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Asia

India's government reshuffle falls short of expectations

Indian Prime Minister Manmohan Singh has reshuffled his cabinet in a bid to reinvigorate his coalition government after a series of controversies over corruption and food inflation.

Indian Prime Minister Manmohan Singh did not get rid of any cabinet ministers

Indian Prime Minister Manmohan Singh did not get rid of any cabinet ministers

In the end, Prime Minister Manmohan Singh’s much-touted cabinet reshuffle fell short of expectations as no minister was dropped and only some portfolios were changed.

There are three new cabinet ministers, all three elevated from the minister of state rank, and three new ministers of state.

The prime minister replaced the Sports Minister M S Gill after corruption scandals erupted during last year's Commonwealth Games, and Gill is now in charge of the ministry of statistics.

There have been several allegations of corruption related to the 2010 Commonwealth Games in Delhi

There have been several allegations of corruption related to the 2010 Commonwealth Games in Delhi

Kamal Nath, the powerful roads minister in charge of improving infrastructure, was also moved after he was criticized for building new roads too slowly.

No young blood injected

However, no corruption-tainted leader was dropped and no young blood was injected. The four major portfolios - finance, home, defense and external affairs – were not touched.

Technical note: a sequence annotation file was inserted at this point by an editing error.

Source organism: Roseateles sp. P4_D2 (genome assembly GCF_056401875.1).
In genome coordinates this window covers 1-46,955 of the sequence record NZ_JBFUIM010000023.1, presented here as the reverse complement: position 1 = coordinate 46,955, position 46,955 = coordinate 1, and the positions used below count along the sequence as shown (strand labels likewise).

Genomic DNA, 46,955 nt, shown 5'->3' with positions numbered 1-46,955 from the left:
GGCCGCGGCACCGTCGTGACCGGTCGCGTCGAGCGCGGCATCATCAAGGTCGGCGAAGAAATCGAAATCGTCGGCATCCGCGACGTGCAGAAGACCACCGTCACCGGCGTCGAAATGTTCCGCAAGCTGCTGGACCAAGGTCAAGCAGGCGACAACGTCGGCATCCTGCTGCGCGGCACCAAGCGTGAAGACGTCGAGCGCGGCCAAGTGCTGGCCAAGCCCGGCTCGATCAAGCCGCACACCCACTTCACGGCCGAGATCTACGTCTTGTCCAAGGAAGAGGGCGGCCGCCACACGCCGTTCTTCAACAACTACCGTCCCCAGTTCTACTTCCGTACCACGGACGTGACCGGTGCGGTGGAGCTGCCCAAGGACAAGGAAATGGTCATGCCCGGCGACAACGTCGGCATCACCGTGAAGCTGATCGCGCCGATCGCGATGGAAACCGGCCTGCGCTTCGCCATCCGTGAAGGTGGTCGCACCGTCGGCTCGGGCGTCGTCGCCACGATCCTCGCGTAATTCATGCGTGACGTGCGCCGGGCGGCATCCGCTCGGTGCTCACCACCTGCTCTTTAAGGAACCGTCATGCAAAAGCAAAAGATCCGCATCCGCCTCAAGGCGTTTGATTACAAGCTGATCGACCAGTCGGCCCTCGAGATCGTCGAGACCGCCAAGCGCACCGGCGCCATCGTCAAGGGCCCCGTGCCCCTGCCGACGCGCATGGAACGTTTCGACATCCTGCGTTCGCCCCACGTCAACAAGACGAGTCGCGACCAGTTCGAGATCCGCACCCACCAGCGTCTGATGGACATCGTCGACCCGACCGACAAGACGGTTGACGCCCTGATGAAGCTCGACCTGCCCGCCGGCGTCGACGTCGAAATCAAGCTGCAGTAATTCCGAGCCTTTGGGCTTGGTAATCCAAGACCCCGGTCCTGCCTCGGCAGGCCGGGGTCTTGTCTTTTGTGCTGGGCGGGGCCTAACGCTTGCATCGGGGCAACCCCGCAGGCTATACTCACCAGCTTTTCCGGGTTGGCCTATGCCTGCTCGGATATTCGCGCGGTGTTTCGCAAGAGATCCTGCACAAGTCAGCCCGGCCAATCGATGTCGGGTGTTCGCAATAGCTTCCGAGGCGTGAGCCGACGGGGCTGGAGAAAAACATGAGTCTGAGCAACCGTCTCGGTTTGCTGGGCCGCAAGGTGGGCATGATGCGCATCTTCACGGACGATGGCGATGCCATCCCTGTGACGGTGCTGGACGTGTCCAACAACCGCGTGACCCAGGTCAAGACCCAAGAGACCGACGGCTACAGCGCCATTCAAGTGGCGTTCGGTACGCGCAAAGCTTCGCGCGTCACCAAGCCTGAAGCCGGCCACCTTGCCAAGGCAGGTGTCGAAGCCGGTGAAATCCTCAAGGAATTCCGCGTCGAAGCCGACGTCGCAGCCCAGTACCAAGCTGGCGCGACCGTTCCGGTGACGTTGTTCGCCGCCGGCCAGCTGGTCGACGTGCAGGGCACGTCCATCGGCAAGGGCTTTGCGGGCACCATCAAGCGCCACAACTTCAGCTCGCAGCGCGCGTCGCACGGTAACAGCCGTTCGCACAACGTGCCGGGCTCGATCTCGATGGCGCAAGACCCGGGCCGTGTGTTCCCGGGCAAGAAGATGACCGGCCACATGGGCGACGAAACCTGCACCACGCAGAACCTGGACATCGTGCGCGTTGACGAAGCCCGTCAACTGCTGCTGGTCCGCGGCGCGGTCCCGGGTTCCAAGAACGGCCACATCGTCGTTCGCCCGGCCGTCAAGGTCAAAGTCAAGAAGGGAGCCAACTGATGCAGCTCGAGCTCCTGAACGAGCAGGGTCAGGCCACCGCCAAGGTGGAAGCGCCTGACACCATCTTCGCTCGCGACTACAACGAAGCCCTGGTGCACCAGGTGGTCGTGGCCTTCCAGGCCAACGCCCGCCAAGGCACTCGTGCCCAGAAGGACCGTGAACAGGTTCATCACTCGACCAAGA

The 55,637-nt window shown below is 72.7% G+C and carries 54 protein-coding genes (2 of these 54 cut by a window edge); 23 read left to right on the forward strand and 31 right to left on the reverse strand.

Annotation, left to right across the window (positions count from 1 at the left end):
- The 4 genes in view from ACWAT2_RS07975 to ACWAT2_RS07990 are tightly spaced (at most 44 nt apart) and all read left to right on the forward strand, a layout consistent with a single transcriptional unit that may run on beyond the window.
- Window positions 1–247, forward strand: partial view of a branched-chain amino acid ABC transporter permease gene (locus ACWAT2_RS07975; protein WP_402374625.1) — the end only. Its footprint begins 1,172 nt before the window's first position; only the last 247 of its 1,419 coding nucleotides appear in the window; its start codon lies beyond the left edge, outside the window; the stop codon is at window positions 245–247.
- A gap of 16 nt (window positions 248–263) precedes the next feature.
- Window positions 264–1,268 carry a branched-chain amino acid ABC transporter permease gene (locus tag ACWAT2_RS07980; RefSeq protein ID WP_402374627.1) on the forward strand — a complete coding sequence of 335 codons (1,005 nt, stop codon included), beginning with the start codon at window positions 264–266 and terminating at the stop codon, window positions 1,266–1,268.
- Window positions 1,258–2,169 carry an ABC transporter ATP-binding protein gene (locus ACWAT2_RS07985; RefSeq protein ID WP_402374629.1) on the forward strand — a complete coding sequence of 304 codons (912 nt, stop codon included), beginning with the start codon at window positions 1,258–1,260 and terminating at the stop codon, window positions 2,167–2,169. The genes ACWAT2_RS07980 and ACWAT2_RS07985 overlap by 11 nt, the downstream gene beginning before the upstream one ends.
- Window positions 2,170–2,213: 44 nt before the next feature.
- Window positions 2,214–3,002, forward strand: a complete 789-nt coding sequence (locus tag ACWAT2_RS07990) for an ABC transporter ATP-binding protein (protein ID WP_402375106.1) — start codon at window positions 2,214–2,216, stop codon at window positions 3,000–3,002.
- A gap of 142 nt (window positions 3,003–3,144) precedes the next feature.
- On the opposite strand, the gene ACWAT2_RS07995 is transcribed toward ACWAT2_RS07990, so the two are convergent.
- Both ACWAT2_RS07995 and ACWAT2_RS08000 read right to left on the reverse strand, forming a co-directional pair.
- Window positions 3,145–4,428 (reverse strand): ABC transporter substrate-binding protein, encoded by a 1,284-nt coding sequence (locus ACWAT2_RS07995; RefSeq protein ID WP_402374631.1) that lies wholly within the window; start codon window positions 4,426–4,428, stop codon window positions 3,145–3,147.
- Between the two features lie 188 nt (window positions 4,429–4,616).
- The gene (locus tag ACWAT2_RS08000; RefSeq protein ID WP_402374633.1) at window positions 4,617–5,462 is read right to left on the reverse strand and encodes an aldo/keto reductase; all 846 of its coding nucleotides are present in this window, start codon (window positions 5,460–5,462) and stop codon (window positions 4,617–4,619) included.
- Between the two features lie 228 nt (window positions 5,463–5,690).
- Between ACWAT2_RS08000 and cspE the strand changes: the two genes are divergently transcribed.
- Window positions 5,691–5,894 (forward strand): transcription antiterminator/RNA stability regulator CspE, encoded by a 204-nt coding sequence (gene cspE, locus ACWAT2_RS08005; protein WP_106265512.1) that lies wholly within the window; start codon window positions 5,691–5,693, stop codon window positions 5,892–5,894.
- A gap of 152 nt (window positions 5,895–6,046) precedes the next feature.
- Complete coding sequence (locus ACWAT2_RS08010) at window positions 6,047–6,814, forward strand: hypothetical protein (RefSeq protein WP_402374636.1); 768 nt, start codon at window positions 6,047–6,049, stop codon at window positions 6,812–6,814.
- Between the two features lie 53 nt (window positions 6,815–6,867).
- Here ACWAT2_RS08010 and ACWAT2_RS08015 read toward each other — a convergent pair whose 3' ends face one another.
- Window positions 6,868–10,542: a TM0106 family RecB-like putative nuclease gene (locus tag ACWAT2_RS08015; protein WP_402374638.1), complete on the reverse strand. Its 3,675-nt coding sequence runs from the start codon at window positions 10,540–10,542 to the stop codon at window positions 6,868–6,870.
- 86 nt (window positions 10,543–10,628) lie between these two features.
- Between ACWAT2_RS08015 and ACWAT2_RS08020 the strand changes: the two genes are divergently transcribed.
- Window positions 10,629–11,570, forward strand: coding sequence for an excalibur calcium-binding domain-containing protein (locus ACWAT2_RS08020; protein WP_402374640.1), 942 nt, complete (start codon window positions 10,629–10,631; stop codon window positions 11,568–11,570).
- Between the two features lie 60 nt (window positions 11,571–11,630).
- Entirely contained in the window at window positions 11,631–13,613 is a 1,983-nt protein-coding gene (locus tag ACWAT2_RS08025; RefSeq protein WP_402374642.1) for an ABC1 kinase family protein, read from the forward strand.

This was the first ministerial reshuffle since the Congress-led United Progressive Alliance (UPA) government returned to power in mid-2009. It was designed to regain lost momentum and to refurbish the image of the government.

Political commentator Shekhar Gupta was disappointed saying that the reshuffle "shows a lack of focus."

"I think it tells you that the top leadership of the Congress party has not been able to focus on the issues and challenges and to come up with a new idea. They think they are going to win the 2014 elections and they don't want to take any risks until then."

Failure to act against corruption

The opposition Bharatiya Janata Party, which has been raising the pitch on the corruption scandals and even paralyzed the functioning of parliament over the issue in the last session, was not impressed either.

The roads minister has been replaced after being criticized for building new roads too slowly

The roads minister has been replaced after being criticized for building new roads too slowly

Party Spokesperson Shahnawaz Hussain said the government had failed to act against corruption. "Today's cabinet reshuffle has no political message or signal. This new council of ministers has just meant the prime minister exchanging seats. The expectations that the country had have not been satisfied," he said.

The reshuffle comes amid inquiries that are currently underway into allegations of fraud and kick-backs surrounding Delhi's hosting of last October's Commonwealth Games, and into the flawed 2008 auction of 2G spectrum mobile phone licenses that is estimated to have cost the country over $30 billion.

The prime minister himself even said the reshuffle was minor and promised there would be major changes later this year, after the February budget session of parliament and after the crucial West Bengal and Tamil Nadu assembly elections.

Many observers said the changes seemed to have been made more with party politics in mind than governance. The strategic inclusion and promotion of leaders from Uttar Pradesh are in keeping with the special attention given to India's most populous state by Rahul Gandhi, the influential son of party leader Sonia Gandhi.

Author: Murali Krishnan (New Delhi)
Editor: Thomas Baerthlein

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